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Proceedings Paper

ATR complexity and template set size
Author(s): Eric A. Freudenthal; Eugene Lavely; William E. Pierson Jr.; Mariam Ali Argyle; Joshua Fishman
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Paper Abstract

We investigate the complexity of template-based ATR algorithms using SAR imagery as an example. Performance measures (such as Pid) of such algorithms typically improve with increasing number of stored reference templates. This presumes, of course, that the training templates contain adequate statistical sampling of the range of observed or test templates. The tradeoff of improved performance is that computational complexity and the expense of algorithm development training template generation (synthetic and/or experimental) increases as well. Therefore, for practical implementations it is useful to characterize ATR problem complexity and to identify strategies to mitigate it. We adopt for this problem a complexity metric defined simply as the size of the minimal subset of stored templates drawn from an available training population that yields a specified Pid. Straightforward enumeration and testing of all possible template sets leads to a combinatorial explosion. Here we consider template selection strategies that are far more practical and apply these to a SAR- and template-based target identification problem. Our database of training templates consists of targets viewed at 3-degree increments in pose (azimuth). The template selection methods we investigate include uniform sampling, sequential forward search (also known as greedy selection), and adaptive floating search. The numerical results demonstrate that the complexity metric increases with intrinsic problem difficulty, and that template sets selected using the greedy method significantly outperform uniformly sampled template sets of the same size. The adaptive method, which is far more computationally expensive, selects template sets that outperform those selected by the greedy technique, but the small reduction in template set size was not significant for the specific examples considered here.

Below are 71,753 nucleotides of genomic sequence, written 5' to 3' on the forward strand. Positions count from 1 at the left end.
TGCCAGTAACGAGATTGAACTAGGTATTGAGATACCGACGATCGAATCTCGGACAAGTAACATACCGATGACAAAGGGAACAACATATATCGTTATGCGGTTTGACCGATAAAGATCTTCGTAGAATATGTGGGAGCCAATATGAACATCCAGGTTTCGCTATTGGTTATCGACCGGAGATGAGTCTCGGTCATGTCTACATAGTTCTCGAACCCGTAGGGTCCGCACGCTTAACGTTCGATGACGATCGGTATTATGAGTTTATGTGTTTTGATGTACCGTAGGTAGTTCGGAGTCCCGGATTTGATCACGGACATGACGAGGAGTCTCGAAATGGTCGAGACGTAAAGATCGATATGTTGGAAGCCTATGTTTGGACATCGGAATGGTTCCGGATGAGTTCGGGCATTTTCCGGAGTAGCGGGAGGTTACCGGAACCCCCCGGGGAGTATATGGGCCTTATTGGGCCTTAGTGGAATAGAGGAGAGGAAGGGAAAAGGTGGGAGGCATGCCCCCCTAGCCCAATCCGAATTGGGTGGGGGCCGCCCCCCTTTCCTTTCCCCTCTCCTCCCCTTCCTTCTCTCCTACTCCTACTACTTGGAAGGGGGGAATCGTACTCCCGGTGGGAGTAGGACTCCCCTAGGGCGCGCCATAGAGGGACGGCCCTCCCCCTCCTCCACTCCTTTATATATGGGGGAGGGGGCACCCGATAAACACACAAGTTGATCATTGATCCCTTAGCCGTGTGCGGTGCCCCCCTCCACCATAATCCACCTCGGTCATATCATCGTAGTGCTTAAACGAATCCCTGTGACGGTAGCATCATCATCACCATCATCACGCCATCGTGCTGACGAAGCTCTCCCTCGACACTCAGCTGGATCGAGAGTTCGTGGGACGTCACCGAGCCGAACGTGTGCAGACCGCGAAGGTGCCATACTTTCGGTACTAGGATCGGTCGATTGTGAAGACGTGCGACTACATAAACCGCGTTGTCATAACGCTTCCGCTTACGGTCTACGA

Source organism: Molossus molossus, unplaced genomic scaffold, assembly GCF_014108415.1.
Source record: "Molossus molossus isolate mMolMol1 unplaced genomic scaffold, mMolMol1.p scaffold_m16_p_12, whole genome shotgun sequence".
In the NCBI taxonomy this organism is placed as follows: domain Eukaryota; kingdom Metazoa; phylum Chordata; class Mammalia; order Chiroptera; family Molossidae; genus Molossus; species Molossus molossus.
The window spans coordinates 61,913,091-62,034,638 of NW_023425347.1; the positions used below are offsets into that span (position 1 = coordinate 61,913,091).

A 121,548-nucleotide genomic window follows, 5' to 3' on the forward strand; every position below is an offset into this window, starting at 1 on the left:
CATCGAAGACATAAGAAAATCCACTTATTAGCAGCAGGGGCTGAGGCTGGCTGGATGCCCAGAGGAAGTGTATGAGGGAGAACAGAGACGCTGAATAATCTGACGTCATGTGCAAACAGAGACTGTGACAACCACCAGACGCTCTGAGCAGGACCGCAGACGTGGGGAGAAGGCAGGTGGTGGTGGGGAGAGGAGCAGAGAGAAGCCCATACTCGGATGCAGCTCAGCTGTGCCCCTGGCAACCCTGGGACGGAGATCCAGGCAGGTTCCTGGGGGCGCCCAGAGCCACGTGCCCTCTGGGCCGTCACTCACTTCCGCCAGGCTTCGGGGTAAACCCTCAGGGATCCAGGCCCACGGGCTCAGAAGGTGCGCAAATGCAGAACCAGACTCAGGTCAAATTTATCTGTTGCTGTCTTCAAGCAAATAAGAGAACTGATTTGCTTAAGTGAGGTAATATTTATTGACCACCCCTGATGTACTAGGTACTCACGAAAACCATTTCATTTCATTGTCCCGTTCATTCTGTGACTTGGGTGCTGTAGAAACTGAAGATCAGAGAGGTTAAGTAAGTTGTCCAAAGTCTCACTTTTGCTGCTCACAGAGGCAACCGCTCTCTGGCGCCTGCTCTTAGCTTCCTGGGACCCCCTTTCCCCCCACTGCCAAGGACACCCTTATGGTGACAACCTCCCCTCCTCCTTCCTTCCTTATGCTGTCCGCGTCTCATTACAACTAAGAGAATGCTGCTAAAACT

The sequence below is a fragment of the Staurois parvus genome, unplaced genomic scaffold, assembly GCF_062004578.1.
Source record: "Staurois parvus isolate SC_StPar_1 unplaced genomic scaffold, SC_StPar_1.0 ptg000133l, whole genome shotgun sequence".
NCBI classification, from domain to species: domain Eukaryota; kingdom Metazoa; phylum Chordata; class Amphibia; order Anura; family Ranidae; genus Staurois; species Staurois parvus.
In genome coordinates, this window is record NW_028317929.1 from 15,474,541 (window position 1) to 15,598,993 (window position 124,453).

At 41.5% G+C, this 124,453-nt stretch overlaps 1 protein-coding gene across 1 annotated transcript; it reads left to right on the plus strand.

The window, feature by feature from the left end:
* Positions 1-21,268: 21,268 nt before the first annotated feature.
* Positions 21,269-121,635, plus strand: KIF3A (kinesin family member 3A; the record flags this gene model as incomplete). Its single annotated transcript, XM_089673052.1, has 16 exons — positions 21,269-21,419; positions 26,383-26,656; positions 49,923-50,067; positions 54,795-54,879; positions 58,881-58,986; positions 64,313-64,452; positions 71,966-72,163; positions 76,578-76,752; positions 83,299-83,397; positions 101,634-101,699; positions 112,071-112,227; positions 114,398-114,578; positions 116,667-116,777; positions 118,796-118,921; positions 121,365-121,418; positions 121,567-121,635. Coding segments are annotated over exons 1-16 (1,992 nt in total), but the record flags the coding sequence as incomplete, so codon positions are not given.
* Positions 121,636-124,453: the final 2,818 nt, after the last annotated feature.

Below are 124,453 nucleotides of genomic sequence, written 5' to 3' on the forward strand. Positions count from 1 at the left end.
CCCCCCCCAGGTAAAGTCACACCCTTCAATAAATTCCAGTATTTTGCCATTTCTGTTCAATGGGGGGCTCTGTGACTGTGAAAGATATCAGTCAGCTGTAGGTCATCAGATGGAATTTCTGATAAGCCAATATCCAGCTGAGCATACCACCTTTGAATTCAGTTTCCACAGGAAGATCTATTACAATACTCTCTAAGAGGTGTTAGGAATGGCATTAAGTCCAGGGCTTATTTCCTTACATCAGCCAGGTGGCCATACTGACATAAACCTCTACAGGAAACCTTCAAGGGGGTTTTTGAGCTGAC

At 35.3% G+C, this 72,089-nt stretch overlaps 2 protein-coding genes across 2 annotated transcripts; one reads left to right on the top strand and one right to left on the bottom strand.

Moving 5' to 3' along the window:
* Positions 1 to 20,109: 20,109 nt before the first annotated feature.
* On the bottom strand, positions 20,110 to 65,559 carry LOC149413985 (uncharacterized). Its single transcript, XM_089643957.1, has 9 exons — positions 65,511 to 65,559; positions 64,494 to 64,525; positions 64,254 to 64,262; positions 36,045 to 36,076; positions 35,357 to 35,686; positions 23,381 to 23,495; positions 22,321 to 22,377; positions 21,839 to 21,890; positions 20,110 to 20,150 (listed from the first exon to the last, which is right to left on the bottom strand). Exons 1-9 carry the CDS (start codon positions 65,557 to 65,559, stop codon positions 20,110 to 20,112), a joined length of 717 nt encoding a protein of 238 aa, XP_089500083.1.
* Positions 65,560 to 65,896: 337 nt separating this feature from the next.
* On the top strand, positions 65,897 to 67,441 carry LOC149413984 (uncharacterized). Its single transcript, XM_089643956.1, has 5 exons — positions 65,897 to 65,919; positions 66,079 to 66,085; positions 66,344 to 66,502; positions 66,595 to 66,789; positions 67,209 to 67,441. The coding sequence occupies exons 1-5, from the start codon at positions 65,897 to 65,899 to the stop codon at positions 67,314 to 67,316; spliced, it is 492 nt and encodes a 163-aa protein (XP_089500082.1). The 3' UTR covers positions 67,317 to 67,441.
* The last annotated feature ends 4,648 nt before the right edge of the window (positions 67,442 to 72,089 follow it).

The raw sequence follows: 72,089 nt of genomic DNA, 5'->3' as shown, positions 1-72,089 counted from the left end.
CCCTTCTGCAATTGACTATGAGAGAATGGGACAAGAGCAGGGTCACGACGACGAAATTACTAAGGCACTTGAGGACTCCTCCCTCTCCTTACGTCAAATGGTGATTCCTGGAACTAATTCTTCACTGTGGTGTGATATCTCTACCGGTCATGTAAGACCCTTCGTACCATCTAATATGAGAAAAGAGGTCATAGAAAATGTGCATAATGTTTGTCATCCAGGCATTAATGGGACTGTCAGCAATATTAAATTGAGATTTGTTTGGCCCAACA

Paper Details

Date Published: 27 August 2001
PDF: 12 pages
Proc. SPIE 4382, Algorithms for Synthetic Aperture Radar Imagery VIII, (27 August 2001); doi: 10.1117/12.438221
Show Author Affiliations
Eric A. Freudenthal, New York Univ. (United States)
Eugene Lavely, ALPHATECH, Inc. (United States)
William E. Pierson Jr., Air Force Research Lab. (United States)
Mariam Ali Argyle, New York Univ. (United States)
Joshua Fishman, New York Univ. (United States)

Published in SPIE Proceedings Vol. 4382:
Algorithms for Synthetic Aperture Radar Imagery VIII
Edmund G. Zelnio, Editor(s)

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